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Dick Durbin

Senate Democrats’ big Supreme Court whiff

It’s been more than a year since ProPublica first reported on Supreme Court justices’ alleged ethical lapses, setting off sweeping investigations helmed by the Democratic-led Senate Judiciary and Finance committees.

To date, Senate Democrats have failed to land a single meaningful punch on the high court. This is true even as new incidents emerge that call into question the impartiality of some of the court’s conservative-leaning justices.

Judiciary Committee Democrats met privately after Senate votes Monday night to discuss this issue. Top Democrats continue to insist that the best path forward remains for the Senate to take up a bill that has zero chance of passing — legislation mandating an enforceable code of conduct for the court.

For now, Democrats’ strategy is to continue to raise public awareness while at the same time tempering expectations.

“There are precedents as to what we can and cannot do. But I think the American people have a clear understanding of some of the unethical conduct of several justices,” Senate Judiciary Committee Chair Dick Durbin (D-Ill.) said.

Durbin added: “I want all of the members and the public to be realistic about what this issue involves. It really is a court issue that should be resolved by the chief justice.”

Persistent roadblocks: To be sure, Democrats’ failure to extract a win here isn’t for lack of trying. Republican senators, the justices themselves and even subpoena targets have stymied Democrats’ requests at every turn. Led by Senate Minority Leader Mitch McConnell, Republicans accuse Democrats of trying to undermine the high court’s independence.

In fact, Republicans openly said conservative activists Leonard Leo and Harlan Crow, who were subpoenaed for details about their financial ties to conservative justices Clarence Thomas and Samuel Alito, should ignore the subpoenas.

The justices themselves also haven’t been shy about dismissing the idea that Congress has a direct oversight role over the Supreme Court, citing separation of powers arguments. Chief Justice John Roberts rejected a request to meet with Durbin. Last year, Roberts also declined to testify before the Judiciary Committee. And Alito, the latest target of Democrats’ ire, claims Congress doesn’t have the authority to enact an ethics code.

In November, Democrats got a modest victory when Roberts said the justices had agreed to a voluntary code of conduct. But it lacked an enforcement mechanism, so Democrats were far from satisfied.

There’s an argument to be made that Democrats could be doing more but are choosing not to out of fear of upending the bipartisanship that drives much of what the Senate does at the committee level.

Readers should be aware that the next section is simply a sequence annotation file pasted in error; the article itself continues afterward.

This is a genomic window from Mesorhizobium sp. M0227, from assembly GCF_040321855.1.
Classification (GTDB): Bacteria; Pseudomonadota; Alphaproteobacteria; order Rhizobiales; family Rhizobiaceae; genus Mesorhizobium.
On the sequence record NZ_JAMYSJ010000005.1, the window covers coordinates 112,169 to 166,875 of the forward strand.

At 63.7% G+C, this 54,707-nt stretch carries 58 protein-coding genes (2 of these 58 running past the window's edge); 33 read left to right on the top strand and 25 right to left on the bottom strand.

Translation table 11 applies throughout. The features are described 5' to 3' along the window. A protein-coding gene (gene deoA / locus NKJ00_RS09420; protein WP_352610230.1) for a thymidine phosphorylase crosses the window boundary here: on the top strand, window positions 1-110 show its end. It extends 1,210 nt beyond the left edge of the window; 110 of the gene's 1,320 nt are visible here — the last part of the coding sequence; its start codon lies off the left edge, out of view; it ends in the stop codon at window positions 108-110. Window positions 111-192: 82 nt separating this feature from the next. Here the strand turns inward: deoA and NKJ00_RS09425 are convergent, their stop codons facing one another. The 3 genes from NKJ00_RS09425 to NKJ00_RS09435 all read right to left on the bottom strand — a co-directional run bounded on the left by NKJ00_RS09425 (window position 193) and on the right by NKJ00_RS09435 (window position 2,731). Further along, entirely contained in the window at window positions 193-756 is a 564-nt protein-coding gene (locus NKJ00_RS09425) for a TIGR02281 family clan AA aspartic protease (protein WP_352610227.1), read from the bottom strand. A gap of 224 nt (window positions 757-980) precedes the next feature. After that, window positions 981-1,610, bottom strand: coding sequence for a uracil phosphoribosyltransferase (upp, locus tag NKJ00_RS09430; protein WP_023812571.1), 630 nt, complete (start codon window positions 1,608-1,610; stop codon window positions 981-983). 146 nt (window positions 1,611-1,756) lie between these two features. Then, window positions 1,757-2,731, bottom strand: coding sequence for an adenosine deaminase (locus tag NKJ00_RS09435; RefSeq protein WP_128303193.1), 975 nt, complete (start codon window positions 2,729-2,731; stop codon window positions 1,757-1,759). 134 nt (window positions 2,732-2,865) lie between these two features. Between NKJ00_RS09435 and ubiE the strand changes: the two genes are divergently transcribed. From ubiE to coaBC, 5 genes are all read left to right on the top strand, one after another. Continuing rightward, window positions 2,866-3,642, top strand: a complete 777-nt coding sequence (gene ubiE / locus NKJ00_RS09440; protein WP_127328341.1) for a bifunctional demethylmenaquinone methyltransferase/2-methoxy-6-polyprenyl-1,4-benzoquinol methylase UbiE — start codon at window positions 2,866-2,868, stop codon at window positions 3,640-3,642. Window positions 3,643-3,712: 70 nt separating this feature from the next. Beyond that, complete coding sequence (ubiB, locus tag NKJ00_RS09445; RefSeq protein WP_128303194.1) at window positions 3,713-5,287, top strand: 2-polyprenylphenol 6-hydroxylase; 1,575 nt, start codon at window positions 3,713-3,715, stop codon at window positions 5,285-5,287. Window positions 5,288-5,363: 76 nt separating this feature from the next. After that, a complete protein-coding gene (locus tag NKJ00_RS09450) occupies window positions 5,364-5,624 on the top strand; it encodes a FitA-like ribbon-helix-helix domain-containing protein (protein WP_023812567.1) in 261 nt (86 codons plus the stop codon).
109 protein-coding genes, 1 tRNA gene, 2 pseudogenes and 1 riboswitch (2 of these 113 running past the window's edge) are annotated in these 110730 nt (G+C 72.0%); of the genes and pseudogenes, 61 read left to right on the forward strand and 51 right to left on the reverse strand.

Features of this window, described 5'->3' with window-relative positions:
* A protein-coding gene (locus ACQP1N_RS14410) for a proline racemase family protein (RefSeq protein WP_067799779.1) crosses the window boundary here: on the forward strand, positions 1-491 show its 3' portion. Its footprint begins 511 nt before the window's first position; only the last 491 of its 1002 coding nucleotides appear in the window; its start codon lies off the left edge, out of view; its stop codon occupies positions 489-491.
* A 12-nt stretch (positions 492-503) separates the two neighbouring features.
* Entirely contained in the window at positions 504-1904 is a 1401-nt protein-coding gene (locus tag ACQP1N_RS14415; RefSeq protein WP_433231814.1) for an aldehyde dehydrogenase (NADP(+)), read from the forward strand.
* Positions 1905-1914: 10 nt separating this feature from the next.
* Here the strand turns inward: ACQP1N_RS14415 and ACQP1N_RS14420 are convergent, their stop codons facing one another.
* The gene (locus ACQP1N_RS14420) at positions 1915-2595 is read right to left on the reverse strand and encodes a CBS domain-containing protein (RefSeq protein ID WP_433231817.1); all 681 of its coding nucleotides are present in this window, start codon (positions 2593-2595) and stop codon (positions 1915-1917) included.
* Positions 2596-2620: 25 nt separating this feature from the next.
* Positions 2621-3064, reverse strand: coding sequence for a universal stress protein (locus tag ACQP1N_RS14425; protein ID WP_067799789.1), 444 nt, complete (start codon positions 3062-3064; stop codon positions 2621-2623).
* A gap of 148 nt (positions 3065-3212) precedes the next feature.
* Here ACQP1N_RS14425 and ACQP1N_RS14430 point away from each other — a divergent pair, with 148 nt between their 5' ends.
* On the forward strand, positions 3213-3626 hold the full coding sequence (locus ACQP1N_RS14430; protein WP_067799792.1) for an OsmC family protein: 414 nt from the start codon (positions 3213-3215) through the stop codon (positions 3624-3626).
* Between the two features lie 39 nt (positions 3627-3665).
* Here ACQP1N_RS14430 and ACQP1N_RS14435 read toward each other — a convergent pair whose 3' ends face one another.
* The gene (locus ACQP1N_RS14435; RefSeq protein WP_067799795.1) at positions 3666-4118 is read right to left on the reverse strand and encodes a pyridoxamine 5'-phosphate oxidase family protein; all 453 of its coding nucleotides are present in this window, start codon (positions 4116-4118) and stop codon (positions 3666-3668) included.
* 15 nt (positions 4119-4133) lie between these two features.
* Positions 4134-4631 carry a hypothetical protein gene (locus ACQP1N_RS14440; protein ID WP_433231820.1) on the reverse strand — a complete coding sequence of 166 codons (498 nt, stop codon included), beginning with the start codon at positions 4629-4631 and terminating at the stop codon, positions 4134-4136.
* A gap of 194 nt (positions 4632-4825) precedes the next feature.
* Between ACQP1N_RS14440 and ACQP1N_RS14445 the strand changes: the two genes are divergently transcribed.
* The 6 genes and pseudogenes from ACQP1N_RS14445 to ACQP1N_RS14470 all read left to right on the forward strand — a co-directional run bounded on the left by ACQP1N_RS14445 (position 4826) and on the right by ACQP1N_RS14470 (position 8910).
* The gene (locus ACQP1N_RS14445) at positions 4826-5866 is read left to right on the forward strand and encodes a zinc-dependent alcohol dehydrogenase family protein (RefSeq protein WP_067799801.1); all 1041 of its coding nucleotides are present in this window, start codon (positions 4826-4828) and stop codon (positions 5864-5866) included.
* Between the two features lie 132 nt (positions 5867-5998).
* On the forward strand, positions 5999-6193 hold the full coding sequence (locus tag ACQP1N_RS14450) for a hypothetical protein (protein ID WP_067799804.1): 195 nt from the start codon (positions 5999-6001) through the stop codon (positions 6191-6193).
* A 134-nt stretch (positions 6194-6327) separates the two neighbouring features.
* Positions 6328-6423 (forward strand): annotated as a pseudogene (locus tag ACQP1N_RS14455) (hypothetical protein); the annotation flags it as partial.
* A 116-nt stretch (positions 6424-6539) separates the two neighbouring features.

The power of the purse: If Democrats wanted to go at this issue harder, they could use the appropriations process to force the Court to adopt an enforceable ethics code — something Democrats flirted with during the FY2024 funding stretch last year.

Of course, that would mean blowing up the bipartisan appropriations process that has given the Senate a leg up in spending fights with the House, where partisan funding bills are the norm.

Sen. Chris Van Hollen (D-Md.), who leads the Appropriations subcommittee that handles funding for the federal judiciary, told us Monday he wants to “renew” the conversation over tying SCOTUS funding to the adoption of a more stringent ethics code.

Van Hollen lamented that Democrats couldn’t get this done last year, attributing it to a desire by Senate Appropriations Committee Chair Patty Murray (D-Wash.) and Sen. Susan Collins (R-Maine), the ranking member, to avoid partisan amendments.

All indications are that this year’s funding process will be no different.

Sen. Murray and Sen. Collins have said from the beginning, no poison pills,” Van Hollen said. “I can’t tell you that we’ve overcome that obstacle right now.”

The subpoena conundrum: Democrats could also try to subpoena the justices. But it’s unclear whether subpoenas would have the support of every Democratic Judiciary Committee member. And Durbin noted that subpoenas aren’t enforceable without 60 votes on the Senate floor.

“There are some people who don’t understand the Senate Judiciary Committee procedural rules,” Durbin lamented. “Keep in mind it’s a separate branch of government. It has its own authority.”

Of course, there’s a longstanding precedent of Supreme Court justices testifying before Congress on a host of matters. So lawmakers are tiptoeing around the question while the court continues to isolate itself. One top Democrat referred to it as a “chronic condition” that requires persistence to properly address.

“The justices obviously don’t want to talk about their problems, but their problems are not going away,” Sen. Sheldon Whitehouse (D-R.I.) told us. “One bad moment is no discouragement.”

Also — Bibi, or not: We reported Monday that Israeli Prime Minister Benjamin Netanyahu would address Congress on June 13. Speaker Mike Johnson’s team had already begun telling other congressional leaders the date was locked. Netanyahu, however, has waffled on the date because it’s the second day of the Jewish holiday of Shavuot. There was something clearly lost in translation between Washington and Jerusalem and the two sides are now looking for a new date.

— Andrew Desiderio and Max Cohen

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